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“Crocodile Rock – Elton John”

Crocodile Rock” is a song written by Elton John and Bernie Taupin, and recorded in summer 1972 at the Château d’Hérouville studio in France (it was listed as “Strawberry Studios” in the album’s credits), where John and his team had previously recorded the Honky Château album. It was released on 27 October 1972 in the UK and 20 November 1972 in the U.S., as a pre-release single from his forthcoming 1973 album Don’t Shoot Me I’m Only the Piano Player, and became his first U.S. number-one single, reaching the top spot on 3 February 1973, and stayed there for three weeks. In the U.S., it was certified Gold on 5 February 1973 and Platinum on 13 September 1995 by the RIAA.[1] In Canada, it topped the chart as well, remaining at No.1 on the RPM 100 national singles chart for four weeks from 17 February – 10 March. It was the first song released as a single on the MCA label (catalogue #40000) after MCA dissolved its Uni, Decca, Kapp and Coral labels. (John had previously been with the Uni label.)[2] “Crocodile Rock” is dominated by a Farfisa organ, played by John. The lyrics take a nostalgic look at early rock ‘n’ roll, dating and youthful independence of that era. Elton John band members, including Davey Johnstone on guitars, Dee Murray on bass and Nigel Olsson on drums, were also performers on the song. Elton John, however, did all the vocals, including the falsetto backing vocals.

Wikipedia.org

 
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Posted by on MonAmerica/Los_Angeles2019-01-14T10:20:03+00:00America/Los_Angeles01bAmerica/Los_AngelesMon, 14 Jan 2019 10:20:03 +0000 31, in classic music, male vocalist, uk

 

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“True” By Spandau Ballet

“True” By Spandau Ballet

True” is a song by the English band Spandau Ballet. It was released on 14 April 1983 as the third single from their third studio album of the same name. The song was written by band member Gary Kemp.

The song was a huge worldwide hit, peaking at number one in the UK Singles Chart on 30 April 1983 for four weeks, becoming the sixth biggest selling single of the year, and charting highly in 20 other countries. It is Spandau Ballet’s biggest hit and their only major hit in the U.S., reaching number four on the Billboard Hot 100 in the autumn of 1983 and topping the adult contemporary chart for one week.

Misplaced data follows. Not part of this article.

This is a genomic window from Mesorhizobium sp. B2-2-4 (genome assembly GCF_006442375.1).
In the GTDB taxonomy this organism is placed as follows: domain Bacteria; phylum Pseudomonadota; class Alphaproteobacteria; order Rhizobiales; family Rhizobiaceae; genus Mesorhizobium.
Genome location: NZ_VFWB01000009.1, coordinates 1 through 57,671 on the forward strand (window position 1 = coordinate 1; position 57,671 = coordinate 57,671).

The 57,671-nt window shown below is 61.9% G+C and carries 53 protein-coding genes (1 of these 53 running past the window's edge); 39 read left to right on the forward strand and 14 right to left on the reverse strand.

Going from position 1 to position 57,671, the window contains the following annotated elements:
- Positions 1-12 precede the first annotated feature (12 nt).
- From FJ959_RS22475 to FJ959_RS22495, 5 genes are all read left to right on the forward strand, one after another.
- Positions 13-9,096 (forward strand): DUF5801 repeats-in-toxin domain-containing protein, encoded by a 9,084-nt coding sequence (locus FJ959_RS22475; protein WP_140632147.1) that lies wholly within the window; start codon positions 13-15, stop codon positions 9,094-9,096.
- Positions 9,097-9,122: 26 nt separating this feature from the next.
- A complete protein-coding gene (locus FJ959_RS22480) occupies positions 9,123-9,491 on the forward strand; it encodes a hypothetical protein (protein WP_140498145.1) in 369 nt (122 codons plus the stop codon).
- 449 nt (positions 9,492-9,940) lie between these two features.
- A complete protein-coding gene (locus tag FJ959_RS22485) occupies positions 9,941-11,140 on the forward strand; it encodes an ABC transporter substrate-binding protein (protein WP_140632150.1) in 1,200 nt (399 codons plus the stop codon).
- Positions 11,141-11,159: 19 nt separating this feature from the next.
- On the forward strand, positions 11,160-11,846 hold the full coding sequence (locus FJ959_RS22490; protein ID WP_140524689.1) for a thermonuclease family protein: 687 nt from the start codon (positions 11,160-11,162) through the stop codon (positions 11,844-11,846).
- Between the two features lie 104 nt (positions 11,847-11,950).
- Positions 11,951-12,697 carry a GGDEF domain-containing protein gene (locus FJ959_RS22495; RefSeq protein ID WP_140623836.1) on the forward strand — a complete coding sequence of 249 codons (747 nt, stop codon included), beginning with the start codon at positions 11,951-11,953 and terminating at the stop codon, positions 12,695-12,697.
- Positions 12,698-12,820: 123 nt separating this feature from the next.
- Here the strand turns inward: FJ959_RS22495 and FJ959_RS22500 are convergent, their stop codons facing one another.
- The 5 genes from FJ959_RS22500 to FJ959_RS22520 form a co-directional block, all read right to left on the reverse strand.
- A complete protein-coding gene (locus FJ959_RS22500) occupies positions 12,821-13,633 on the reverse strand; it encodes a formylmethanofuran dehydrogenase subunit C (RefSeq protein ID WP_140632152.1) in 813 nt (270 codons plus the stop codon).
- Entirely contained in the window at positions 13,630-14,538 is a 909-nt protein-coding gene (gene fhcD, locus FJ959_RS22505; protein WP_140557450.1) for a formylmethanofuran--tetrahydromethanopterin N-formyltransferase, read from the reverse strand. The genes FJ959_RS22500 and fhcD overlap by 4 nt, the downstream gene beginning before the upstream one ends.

In 1985, the band performed the song during Live Aid. A new mix by Tony Swain and Gary Kemp was released in 2002 on the compilation album Reformation.

On 30 April 2008, the single celebrated its 25th anniversary, and in honour, EMI released a brand new True EP on 5 May 2008, which included the original single, the new mix found on Reformation and the remastered album version, plus a live recordings of “True” and “Gold” from the last show of the group’s 1983 tour at Sadlers Wells.

A notable omission is that Spandau Ballet bassist Martin Kemp did not perform on the track, rather a bass synthesizer was used instead. However, Kemp would play in his capacity for future live performances.

Wikipedia.org

 
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Posted by on FriAmerica/Los_Angeles2019-01-11T10:02:43+00:00America/Los_Angeles01bAmerica/Los_AngelesFri, 11 Jan 2019 10:02:43 +0000 31, in other, pop music, uk

 

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“Simply Red – Holding Back The Years”

“Simply Red – Holding Back The Years”

Simply Red are a British soul and pop band which formed in 1983 in Manchester. The lead singer of the band was the singer and songwriter Mick Hucknall, who, by the time the band was disbanded in 2010, was the only original member left.
At the 1992 and 1993 Brit Awards, they received the award for Best British Group.They received three Grammy Awardnominations: for Best New Artist in 1987, and “Holding Back the Years” and “If You Don’t Know Me by Now” for Best Pop Performance by a Duo or Group With Vocals. The band re-formed in 2015. Simply Red have sold over 50 million records worldwide.

 
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Posted by on FriAmerica/Los_Angeles2019-01-11T09:46:06+00:00America/Los_Angeles01bAmerica/Los_AngelesFri, 11 Jan 2019 09:46:06 +0000 31, in rock, uk

 

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“Tommy James and The Shondells – Mony Mony”

Mony Mony” is a 1968 single by American pop rock band Tommy James and the Shondells,which reached No. 1 in the UK Singles Chart and No. 3 in the U.S. Written by Bobby Bloom, Ritchie Cordell, Bo Gentry and Tommy James, the song has appeared in various film and television works such as the Oliver Stone drama Heaven & Earth. It was also covered by English singer-songwriter Billy Idol in 1981. Idol’s version, which took in more of a rock sound, became an international top 40 hit and additionally revived public interest in the original garage rock single. In 1986 it was covered by Amazulu, who gave it a skarendition.

Wikipedia.org

 
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Posted by on SatAmerica/Los_Angeles2019-01-05T10:30:31+00:00America/Los_Angeles01bAmerica/Los_AngelesSat, 05 Jan 2019 10:30:31 +0000 31, in male vocal group, rock, uk

 

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“Dire Straits – Sultans Of Swing “

“Dire Straits – Sultans Of Swing “